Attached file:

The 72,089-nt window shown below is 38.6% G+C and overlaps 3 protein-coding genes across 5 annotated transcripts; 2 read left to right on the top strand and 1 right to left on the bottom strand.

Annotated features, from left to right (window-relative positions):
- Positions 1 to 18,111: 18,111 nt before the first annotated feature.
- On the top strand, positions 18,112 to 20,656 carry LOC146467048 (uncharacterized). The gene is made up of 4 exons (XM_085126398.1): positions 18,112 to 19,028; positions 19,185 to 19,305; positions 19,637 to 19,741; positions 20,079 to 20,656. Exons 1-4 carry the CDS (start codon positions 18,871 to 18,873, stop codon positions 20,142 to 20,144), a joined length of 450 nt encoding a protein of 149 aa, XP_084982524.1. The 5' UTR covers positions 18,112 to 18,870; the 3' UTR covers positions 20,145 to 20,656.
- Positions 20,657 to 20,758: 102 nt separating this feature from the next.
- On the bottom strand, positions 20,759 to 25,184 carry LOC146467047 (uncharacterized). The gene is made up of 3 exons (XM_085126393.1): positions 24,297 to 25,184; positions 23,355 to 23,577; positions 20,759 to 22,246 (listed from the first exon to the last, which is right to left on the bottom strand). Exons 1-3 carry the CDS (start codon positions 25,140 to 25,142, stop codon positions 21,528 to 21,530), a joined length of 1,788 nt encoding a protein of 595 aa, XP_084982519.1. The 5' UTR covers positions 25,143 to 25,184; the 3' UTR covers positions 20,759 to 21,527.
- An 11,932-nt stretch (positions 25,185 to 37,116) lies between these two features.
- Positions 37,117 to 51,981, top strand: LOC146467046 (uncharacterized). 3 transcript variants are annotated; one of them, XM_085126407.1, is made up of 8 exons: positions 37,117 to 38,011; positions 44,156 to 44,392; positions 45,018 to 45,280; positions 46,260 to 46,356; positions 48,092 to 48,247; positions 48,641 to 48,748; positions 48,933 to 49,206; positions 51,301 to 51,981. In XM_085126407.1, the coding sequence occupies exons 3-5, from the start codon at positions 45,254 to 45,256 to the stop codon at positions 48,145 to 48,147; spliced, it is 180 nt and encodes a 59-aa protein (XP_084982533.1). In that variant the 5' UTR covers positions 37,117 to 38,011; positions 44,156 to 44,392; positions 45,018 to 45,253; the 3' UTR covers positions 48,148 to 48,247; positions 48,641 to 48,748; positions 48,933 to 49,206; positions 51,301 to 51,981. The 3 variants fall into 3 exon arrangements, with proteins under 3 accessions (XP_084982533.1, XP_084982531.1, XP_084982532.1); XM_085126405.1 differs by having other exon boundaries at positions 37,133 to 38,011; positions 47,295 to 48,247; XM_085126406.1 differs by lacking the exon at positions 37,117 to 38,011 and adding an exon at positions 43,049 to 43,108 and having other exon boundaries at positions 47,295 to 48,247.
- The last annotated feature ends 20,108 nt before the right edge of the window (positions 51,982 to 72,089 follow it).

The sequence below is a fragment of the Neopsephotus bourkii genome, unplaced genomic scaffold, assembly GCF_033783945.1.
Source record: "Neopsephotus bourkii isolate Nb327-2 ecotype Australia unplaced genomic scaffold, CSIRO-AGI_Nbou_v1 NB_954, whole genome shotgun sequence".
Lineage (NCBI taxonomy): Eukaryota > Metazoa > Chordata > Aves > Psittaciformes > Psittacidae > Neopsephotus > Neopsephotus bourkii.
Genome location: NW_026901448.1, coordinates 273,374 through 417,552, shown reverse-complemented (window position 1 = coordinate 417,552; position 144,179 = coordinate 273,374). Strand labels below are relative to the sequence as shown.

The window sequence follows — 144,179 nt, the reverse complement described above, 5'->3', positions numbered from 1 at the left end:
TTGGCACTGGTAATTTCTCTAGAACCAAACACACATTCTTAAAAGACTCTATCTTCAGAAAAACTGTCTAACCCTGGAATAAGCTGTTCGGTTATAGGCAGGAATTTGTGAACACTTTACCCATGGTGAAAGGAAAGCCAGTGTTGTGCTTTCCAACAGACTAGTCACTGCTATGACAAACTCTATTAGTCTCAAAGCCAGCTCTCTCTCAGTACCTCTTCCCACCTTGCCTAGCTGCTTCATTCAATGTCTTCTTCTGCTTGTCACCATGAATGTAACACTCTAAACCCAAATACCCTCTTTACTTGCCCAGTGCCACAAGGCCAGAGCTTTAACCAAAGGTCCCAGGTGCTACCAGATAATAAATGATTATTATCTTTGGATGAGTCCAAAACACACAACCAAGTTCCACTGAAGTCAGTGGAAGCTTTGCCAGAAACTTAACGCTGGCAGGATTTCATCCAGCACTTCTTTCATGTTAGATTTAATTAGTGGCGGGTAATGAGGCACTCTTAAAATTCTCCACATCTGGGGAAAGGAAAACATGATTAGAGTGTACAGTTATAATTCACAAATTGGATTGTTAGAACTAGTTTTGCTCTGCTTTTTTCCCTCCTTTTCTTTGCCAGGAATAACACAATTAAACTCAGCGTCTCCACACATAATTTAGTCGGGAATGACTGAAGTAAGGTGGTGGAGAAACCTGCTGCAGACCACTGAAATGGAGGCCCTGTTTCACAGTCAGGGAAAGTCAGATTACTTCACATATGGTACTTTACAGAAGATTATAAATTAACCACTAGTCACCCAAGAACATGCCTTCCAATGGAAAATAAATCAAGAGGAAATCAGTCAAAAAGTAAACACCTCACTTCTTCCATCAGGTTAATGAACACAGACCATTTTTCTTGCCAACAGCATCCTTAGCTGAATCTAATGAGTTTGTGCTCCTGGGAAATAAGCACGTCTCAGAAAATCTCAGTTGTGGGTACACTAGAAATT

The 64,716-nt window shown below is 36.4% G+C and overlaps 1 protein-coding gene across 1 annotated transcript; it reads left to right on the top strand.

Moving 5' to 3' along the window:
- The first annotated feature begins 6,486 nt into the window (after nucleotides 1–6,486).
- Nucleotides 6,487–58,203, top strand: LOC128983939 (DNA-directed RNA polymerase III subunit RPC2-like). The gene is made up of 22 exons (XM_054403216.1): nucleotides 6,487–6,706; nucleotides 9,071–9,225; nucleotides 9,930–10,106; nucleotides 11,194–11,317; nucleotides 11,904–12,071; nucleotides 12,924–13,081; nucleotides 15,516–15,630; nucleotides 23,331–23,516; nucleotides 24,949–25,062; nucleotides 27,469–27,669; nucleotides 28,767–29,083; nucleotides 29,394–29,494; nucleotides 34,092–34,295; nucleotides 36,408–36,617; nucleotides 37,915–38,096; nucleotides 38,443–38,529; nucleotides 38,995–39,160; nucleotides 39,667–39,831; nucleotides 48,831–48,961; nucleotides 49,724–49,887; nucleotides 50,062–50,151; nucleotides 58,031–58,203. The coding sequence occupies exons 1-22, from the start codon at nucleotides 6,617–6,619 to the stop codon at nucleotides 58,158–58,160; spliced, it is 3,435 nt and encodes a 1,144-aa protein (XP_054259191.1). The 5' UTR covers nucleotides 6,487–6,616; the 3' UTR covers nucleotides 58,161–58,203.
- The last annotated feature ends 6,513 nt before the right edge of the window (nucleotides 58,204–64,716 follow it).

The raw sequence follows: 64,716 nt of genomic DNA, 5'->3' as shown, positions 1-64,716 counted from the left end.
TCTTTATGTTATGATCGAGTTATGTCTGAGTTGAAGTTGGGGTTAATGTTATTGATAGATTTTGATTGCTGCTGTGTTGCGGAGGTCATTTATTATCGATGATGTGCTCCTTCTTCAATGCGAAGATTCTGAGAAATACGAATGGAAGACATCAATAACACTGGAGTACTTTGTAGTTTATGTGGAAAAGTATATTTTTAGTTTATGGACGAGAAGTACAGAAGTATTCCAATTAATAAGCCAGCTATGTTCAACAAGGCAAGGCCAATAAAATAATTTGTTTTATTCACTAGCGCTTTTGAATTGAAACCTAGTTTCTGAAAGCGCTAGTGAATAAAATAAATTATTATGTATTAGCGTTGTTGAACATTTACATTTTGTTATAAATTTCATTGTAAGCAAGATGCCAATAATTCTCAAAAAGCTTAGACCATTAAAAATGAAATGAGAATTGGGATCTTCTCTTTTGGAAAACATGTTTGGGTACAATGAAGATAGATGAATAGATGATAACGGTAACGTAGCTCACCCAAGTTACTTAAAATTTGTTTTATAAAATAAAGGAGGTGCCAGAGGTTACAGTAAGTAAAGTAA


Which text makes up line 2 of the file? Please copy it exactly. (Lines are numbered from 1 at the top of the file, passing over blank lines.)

Annotated features, from left to right (window-relative positions):